Anticonvulsant effects of anise oil may be due to activation of GABAA receptors [19]. It has been shown that anise oil exerts its effect on opioid receptors via activation of GABAA receptors in mice. In addition, it has been revealed that anise oil enhances the activity of the Na+-K+ ATPase [20]. The Na+-K+ pumps play an important role in the regulation of neuronal excitability. Disruption of the pump activity is suggested as a mechanism in the development of epileptiform burst discharges. Na+-K+ pump inhibition altered both GABAA and GABAB components of inhibitory post-synaptic potentials [21].

In this study, the main constituents of anise oil are trans-anethole (89.1 %), estragol (3.6 %), linalool (1.1 %), α-terpineol (0.2 %) and cis-anethole (0.2 %) [16]. All these active agents may be responsible for the effects observed in this study. The main component of anise oil is anethole (1-(4-Methoxyphenyl)-1-propen) [16]. Anethole is largely used as a substrate for the synthesis of various substances of neuro-pharmaceutical interest such as chloral, an anticonvulsant, and amphetamine [22]. Anethole also is a substrate for the synthesis of pentobarbital, a potent anticonvulsant drug [23]. Pentobarbital has been also shown to decrease cerebral metabolism as well as infarct volume and maintain the cerebral energy state during ischemia [24]. The present study investigated the neuroprotective effects of anise oil in hippocampal CA1 area. Pyramidal neurons in the CA1 region of the hippocampus are highly vulnerable to damage from hypoxic conditions, whereas cells in the CA3 region and the dentate gyrus are more resistant [25]. The key role of glutamate accumulation and activation of NMDA receptors in the pathophysiology of cerebral ischemia is well established [26]. Ischemia or hypoxia promotes enhanced release of the glutamate in the brain. Excessive stimulation of NMDA subtype receptors by glutamate results in a massive depolarization concomitant with excessive amounts of Ca2+ accumulating within the neuron. This may subsequently lead to cell death. Antagonists acting within the ion channel of the NMDA receptor have been shown to protect susceptible neurons against the deleterious consequences of ischemia/anoxia [27]. In the present study, addition of APV at low concentration enhanced neuroprotective effect of anise oil.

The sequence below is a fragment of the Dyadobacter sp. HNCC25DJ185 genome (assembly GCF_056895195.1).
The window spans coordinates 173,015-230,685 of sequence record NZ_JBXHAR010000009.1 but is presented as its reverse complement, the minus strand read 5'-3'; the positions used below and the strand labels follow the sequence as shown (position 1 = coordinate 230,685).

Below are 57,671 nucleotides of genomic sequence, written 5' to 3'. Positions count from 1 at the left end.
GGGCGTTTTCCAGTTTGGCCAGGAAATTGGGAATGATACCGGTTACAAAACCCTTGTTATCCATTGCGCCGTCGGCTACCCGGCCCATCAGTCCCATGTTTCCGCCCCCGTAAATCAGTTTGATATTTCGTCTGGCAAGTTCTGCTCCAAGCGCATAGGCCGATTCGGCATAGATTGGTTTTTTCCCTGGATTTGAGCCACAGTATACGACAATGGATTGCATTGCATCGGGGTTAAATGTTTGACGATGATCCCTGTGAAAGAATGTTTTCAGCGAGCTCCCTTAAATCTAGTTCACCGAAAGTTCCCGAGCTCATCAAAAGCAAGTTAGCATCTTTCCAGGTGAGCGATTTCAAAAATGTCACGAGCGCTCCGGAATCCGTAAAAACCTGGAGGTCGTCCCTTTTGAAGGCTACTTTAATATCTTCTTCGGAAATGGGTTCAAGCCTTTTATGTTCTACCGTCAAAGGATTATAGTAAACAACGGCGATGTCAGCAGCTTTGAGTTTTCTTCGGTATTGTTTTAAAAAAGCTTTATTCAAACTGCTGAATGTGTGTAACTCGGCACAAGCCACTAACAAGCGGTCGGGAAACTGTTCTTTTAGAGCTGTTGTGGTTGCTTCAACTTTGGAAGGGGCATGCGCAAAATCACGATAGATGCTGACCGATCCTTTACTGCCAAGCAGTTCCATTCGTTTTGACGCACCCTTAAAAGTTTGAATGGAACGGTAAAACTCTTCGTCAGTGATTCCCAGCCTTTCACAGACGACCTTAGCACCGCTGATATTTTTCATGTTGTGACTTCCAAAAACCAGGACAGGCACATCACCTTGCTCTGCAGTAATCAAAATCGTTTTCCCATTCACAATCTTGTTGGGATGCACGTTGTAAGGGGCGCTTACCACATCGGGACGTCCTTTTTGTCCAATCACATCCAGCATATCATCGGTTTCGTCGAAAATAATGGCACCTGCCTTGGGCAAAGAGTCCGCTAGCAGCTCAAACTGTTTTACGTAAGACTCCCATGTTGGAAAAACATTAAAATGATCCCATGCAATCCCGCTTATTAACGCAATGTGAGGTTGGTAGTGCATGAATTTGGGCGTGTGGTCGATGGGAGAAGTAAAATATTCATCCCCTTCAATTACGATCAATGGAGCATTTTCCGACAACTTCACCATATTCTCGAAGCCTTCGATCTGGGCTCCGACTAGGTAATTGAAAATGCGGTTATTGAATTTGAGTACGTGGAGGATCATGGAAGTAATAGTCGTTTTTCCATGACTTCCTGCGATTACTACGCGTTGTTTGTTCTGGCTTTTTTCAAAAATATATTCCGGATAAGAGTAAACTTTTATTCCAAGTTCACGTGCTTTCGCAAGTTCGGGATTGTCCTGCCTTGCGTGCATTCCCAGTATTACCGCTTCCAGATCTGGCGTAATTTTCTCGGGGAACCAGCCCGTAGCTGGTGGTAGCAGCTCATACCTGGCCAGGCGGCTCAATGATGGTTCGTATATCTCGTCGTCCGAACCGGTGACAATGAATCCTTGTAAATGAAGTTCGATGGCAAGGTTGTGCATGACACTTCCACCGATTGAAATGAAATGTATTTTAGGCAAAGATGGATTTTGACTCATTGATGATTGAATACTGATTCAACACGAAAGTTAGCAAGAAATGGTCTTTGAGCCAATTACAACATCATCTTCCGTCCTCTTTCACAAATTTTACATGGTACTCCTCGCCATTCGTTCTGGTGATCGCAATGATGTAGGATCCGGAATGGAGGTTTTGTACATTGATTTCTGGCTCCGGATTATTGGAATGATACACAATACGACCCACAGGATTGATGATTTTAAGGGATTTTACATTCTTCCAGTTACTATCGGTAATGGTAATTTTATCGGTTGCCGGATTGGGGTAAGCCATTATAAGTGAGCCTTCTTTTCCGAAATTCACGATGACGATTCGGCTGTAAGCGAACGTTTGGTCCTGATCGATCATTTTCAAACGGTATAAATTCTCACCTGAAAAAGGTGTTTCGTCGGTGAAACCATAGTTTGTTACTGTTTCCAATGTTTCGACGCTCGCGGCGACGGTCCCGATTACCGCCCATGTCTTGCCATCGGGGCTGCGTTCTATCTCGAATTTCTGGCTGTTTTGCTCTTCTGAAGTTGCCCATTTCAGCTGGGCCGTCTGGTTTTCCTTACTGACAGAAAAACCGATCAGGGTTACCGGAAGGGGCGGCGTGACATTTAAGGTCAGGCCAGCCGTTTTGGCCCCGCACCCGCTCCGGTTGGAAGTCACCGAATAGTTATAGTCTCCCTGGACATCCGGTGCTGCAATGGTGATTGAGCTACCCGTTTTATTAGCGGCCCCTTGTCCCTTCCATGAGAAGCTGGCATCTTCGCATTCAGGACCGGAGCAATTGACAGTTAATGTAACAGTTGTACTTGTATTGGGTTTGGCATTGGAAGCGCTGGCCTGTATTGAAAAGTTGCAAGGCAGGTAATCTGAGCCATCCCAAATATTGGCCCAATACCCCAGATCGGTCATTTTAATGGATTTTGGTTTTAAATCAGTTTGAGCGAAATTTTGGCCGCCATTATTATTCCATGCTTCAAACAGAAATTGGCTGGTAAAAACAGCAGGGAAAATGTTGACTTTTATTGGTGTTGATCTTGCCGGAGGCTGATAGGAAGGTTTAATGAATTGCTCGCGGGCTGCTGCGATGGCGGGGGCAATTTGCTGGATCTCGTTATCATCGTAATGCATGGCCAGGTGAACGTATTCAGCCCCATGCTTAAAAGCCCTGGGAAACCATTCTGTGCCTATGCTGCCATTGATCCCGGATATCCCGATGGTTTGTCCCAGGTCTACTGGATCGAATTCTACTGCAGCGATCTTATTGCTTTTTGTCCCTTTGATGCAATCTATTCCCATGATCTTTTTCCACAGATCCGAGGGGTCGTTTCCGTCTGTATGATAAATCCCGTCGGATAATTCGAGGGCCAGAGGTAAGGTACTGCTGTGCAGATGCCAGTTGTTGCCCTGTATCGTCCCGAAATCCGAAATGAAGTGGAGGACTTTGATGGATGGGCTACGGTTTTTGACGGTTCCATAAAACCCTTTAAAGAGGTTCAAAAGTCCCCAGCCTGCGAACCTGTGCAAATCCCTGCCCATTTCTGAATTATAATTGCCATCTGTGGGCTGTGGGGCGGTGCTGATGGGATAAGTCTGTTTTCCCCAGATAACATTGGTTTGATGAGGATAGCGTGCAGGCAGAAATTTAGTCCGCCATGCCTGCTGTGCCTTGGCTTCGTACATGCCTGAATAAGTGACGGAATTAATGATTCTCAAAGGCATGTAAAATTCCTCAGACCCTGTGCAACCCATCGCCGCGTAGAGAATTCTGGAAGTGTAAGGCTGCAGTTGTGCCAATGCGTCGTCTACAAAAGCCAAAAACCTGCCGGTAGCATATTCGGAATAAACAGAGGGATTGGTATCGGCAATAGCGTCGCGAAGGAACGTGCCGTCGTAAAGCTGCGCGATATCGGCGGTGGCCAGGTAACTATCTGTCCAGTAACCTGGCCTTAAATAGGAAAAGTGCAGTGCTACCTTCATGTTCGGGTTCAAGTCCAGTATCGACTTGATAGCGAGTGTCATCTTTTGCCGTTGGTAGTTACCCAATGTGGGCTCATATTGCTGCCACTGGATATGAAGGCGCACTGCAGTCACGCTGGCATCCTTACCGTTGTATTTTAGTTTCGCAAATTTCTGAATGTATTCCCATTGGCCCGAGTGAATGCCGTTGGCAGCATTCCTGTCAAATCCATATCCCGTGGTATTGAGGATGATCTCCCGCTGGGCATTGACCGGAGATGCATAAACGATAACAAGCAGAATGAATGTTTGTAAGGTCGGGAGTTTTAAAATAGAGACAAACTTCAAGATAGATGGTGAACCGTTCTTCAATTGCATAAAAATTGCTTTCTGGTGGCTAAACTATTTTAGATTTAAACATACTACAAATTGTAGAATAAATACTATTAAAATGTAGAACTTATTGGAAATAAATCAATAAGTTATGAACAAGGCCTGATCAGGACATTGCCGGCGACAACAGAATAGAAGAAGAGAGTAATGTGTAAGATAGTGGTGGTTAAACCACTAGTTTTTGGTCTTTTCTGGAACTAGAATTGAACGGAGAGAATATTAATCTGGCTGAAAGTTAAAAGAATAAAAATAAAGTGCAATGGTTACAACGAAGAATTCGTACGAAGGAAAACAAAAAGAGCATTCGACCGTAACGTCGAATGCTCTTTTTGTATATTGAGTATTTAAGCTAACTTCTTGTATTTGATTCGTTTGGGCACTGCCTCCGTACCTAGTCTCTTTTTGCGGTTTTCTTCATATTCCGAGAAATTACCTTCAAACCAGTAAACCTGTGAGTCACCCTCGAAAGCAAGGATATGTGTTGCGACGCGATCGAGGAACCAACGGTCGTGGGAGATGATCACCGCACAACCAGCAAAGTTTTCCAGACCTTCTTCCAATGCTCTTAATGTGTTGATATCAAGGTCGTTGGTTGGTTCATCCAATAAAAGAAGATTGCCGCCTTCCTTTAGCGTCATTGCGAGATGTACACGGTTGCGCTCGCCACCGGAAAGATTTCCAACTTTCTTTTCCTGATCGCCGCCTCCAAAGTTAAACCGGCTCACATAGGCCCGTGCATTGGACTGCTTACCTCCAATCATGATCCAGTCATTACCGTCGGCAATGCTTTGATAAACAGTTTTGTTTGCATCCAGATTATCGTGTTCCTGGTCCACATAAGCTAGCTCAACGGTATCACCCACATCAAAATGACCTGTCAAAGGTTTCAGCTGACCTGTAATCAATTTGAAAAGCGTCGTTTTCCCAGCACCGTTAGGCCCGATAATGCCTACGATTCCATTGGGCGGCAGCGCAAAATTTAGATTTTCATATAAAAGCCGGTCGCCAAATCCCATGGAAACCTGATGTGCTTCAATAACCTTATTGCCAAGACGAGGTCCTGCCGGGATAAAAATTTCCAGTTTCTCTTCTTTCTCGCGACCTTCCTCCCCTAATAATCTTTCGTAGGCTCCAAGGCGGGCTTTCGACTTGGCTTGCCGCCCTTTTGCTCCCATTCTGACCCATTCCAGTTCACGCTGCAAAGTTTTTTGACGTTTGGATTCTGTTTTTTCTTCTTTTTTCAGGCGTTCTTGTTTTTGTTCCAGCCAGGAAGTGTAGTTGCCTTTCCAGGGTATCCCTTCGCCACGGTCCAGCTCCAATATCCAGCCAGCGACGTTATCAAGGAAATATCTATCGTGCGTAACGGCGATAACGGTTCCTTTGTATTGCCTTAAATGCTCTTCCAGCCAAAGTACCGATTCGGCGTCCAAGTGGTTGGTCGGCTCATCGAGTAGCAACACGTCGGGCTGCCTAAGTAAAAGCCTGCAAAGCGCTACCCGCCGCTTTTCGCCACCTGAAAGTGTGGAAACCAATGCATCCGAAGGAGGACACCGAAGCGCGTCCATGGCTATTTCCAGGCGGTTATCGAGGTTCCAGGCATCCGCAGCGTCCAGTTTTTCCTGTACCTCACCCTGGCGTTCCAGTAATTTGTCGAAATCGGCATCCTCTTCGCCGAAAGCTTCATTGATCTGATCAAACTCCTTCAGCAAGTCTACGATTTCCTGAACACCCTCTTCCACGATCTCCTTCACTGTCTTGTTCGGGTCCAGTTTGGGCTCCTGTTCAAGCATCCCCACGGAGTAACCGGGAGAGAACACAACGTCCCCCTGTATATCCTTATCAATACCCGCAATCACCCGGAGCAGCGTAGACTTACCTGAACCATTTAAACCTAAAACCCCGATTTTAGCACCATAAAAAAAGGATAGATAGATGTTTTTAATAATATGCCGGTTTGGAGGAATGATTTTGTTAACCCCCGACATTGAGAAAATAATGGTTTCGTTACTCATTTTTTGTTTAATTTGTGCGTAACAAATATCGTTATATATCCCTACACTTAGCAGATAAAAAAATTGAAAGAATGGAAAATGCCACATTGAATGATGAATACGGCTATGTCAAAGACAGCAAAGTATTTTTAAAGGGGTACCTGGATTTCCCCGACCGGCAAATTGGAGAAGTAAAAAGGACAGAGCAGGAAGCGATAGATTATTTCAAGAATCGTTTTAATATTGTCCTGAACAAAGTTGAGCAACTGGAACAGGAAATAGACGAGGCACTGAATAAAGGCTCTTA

Furthermore, our data indicate that anise oil modulates synaptic plasticity in the hippocampus. Induction of LTP was inhibited by application of anise oil. LTP is a phenomenon in which a constant presynaptic high stimulation of excitatory amino acids results in a prolonged enhanced synaptic response. It is well established that NMDA receptors are a molecular detector of the coincidence of both the presynaptic release of glutamate and a postsynaptic depolarization at the origin of LTP induction [28]. It has been shown that a short period of hypoxia can induce a form of LTP of the pre-synaptic response at hippocampal CA1-CA3 synapses. This represents a pre-synaptic hyperexcitability of the afferent fibers following hypoxia, and may responsible for the excitotoxicity to the neurons induced by increases of glutamate release and the postsynaptic hypoxic LTP [29]. Inhibition of LTP as well as neuroprotective effects of anise oil is likely to be mediated by inhibition of NMDA receptors. In addition to inhibitory effect of anise oil on epileptiform burst discharges, the present data indicate neuroprotective effect of anise oil. In line with this, some antiepileptic drugs such as levetiracetam and lamotrigine have shown neuroprotective effects in animal models of injury. In such a case, the therapeutic value of these drugs would include not only control of seizure activity, but also the prevention of injury responses. Mechanisms of basic action of antiepileptic medicaments that are crucial to anticonvulsant efficacy have been considered as having a role in neuroprotection [30].